1.       Relevance to program theme.
2.       Relevance to clinical practice.
3.       Clarity of educational objectives.
4.       Specificity of description of target audience.
5.       Research verifying approach through at least 3 different studies.

Advanced Workshop Co-Chairs:

CheryL Beighle, MD
David Reid, PsyD
Robert Staffin, PhD, ABPH


IMPORTANT INFORMATION FOR ALL SUBMISSIONS:

(A) Learning Objectives

In order to adhere to ASCH Standards of Training, all submissions must be accompanied by at least 4 quantifiable learning objectives. 

How to write quality learning objectives:  

Objectives describe the behavior of the learner, and: 

• are stated clearly;
• define or describe an action; and
• are measurable, in terms of time, space, amount, and/or frequency.

Quality learning objectives should: 

•  Describe the information, skills, behaviors, or perspectives participants in the session will acquire through attendance and participation;
•  Clearly identify the outcomes or actions participants can expect to demonstrate as a result of the educational experiences; and 
•  Identify how they relate to changes in a clinicians practice and how they hope to accomplish that.

Learning objectives should address not only what the learner will learn but also how what they learned will affect change in their performance in practice thus changing patient care.  Write learning objectives that relate to these outcomes and that reflect the content of the session.

Please make certain the learning objectives are quantifiable and measurable. 

DO NOT USE Understand or To Learn in your objectives. They are not measurable.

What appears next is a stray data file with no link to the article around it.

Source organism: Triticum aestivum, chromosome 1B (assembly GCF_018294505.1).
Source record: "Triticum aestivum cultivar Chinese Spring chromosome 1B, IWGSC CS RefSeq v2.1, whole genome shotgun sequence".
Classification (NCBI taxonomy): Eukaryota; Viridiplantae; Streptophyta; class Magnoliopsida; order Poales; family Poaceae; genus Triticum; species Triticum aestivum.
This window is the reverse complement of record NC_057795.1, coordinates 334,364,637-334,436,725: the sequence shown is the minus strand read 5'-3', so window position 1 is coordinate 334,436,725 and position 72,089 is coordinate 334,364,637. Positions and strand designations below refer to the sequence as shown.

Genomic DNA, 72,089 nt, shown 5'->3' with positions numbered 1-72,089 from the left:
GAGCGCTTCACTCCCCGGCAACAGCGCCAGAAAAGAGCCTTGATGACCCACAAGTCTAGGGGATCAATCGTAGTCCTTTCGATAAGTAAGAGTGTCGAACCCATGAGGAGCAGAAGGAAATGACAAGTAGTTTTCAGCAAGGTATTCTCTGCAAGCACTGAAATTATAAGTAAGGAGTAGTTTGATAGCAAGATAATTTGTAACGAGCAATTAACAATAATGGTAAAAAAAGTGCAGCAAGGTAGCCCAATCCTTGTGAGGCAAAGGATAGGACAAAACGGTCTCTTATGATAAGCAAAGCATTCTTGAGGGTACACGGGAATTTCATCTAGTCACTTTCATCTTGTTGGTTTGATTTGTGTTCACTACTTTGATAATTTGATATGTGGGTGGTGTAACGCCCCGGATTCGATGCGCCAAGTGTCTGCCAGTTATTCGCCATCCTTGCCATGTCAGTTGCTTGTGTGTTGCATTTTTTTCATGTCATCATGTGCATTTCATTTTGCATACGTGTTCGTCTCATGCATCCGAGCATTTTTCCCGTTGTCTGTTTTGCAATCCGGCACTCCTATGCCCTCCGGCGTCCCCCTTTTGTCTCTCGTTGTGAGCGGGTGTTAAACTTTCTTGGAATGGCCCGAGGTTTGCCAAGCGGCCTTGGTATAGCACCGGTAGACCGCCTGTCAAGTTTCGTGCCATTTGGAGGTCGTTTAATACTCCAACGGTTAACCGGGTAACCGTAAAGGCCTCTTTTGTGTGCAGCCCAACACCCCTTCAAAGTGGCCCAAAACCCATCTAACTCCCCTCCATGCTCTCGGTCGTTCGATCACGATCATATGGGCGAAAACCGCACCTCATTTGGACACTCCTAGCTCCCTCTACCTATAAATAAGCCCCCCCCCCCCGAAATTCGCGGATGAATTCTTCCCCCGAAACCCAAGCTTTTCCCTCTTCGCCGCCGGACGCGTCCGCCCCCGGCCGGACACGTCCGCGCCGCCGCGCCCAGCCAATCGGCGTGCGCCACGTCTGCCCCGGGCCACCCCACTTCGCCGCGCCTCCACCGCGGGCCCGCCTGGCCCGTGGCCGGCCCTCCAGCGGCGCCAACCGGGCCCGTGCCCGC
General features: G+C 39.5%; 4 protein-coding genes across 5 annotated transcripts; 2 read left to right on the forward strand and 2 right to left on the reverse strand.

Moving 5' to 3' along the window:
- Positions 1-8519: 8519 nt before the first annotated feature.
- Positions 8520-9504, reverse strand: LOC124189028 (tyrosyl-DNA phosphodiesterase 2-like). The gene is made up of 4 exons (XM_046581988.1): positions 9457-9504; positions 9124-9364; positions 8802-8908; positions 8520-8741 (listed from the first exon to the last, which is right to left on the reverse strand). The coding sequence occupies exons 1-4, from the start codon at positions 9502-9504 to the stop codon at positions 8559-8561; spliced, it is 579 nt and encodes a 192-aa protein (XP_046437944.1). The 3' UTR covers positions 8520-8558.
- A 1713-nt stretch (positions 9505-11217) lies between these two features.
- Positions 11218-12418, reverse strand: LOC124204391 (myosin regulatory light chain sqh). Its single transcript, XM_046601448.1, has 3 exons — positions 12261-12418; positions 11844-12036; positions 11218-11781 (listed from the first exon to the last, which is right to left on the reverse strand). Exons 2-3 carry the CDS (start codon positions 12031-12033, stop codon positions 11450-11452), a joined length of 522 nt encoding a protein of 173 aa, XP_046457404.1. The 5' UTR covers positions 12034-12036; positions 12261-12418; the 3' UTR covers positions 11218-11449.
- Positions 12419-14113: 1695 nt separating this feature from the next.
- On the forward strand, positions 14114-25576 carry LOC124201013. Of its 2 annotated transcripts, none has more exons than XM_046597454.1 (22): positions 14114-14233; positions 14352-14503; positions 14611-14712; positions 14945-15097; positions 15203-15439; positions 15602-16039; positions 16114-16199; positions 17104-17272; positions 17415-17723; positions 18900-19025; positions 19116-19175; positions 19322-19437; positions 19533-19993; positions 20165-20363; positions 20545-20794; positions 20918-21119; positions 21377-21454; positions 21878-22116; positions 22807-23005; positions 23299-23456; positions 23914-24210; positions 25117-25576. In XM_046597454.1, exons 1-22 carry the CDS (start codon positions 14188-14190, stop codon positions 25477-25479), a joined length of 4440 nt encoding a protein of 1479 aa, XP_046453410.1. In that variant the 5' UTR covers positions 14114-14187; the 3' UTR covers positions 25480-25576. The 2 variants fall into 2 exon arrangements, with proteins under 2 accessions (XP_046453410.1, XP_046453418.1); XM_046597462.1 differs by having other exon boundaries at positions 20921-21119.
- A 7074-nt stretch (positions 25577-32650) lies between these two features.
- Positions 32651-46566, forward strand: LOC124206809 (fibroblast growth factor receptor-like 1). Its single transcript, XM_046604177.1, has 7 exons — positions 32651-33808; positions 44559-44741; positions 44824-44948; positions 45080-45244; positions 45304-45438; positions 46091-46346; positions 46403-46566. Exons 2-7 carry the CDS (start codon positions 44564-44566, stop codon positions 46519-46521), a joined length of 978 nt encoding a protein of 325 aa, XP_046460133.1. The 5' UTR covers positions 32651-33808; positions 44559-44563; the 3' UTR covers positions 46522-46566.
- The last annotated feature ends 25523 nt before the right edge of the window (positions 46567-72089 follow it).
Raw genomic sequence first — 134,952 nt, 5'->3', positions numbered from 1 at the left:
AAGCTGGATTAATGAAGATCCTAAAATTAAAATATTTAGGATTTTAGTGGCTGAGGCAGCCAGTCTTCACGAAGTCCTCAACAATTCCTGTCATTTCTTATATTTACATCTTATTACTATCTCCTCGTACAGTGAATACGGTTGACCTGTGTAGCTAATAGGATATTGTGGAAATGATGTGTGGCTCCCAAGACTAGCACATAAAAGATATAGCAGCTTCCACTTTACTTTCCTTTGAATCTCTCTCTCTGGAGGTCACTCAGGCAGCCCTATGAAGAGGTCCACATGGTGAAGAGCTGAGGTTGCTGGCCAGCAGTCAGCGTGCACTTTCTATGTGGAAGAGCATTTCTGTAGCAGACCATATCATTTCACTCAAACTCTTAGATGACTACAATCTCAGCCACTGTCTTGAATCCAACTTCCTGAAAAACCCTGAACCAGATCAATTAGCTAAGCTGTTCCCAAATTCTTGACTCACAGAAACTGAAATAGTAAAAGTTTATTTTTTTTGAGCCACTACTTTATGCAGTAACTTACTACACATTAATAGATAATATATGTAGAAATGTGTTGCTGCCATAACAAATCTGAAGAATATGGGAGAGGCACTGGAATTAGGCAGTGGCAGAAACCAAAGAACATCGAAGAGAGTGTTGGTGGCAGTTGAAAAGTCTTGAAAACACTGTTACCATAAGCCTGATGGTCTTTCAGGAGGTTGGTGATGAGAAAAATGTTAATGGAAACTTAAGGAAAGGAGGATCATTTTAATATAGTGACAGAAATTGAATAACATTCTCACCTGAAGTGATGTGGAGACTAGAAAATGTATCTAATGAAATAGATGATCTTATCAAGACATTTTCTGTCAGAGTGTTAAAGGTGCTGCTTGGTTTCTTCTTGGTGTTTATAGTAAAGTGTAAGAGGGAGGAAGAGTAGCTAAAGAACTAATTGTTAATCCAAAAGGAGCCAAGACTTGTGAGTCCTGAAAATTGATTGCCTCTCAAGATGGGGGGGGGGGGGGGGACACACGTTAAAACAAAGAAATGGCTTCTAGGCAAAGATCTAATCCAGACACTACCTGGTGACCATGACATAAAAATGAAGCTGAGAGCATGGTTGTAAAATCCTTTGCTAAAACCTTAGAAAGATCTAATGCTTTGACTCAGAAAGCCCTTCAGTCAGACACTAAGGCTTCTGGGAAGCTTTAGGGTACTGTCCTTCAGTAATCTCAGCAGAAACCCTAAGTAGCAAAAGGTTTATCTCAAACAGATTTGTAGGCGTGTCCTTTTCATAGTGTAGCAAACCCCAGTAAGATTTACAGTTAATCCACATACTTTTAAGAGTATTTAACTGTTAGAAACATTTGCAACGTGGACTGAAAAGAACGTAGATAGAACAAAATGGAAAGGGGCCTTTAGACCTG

Examples of Acceptable Measurable Action Words:  Explain, Demonstrate, Analyze, Formulate, Discuss, Compare, Differentiate, Describe, Name, Assess, Evaluate, Identify, Design, Define, List, Recognize, Prioritize, Create, Construct, Articulate, Apply, Assess, and Develop.


Examples of quality learning objectives

At the conclusion of this workshop participants will be able to:

•  Construct 3 metaphors appropriate for pain management
                         Quantifiable outcomes          

•  Deliver hypnotic interventions to patients in an original manner                 
Addresses how is this presentation is changing the participants practice

• Articulate and practice ego-state therapy as a new method of treatment
New skills attainment

(B) References

All scientific research referred to, reported or used in continuing education in support or justification of a patient care recommendation must conform to the generally accepted standards of experimental design, data collection and analysis.

All the recommendations involving clinical medicine in a continuing education activity must be based on evidence that is accepted within the profession of health care as adequate justification for their indications and contraindications in the care of patients.


All proposals must include at least four relevant references from published literature in peer-reviewed journals. Each reference should be designated by its primary level of evidence according to the following criteria:  

Examples:

Level 1 - Based on randomized control trials

Marc, I. (2008). "Hypnotic analgesia intervention during first-trimester pregnancy termination: an open randomized trial." American Journal of Obstetrics and Gynecology 199(5): 469.e461-469.

Mackey, E. F. (2010). "Effects of hypnosis as an adjunct to intravenous sedation for third molar extraction: a randomized, blind, controlled study." The International Journal of Clinical and Experimental Hypnosis 58(1): 21-38.

 Level 2 - Based on non-randomized case series and studies

Berger, M. M. (2009). "Impact of a pain protocol including hypnosis in major burns." Burns: Journal of the International Society for Burn Injuries.

Level 3 - Based on expert opinion

Watkins, J. G. (2009). "Hypnosis: seventy years of amazement, and still don't know what it is!" The American Journal of Clinical Hypnosis 52(2): 133-145.

Presenters are expected to cite level 1 evidence directly relating to the proposal if it is available. They should also indicate that every effort has been made to provide workshop participants with the highest quality evidence-based practices.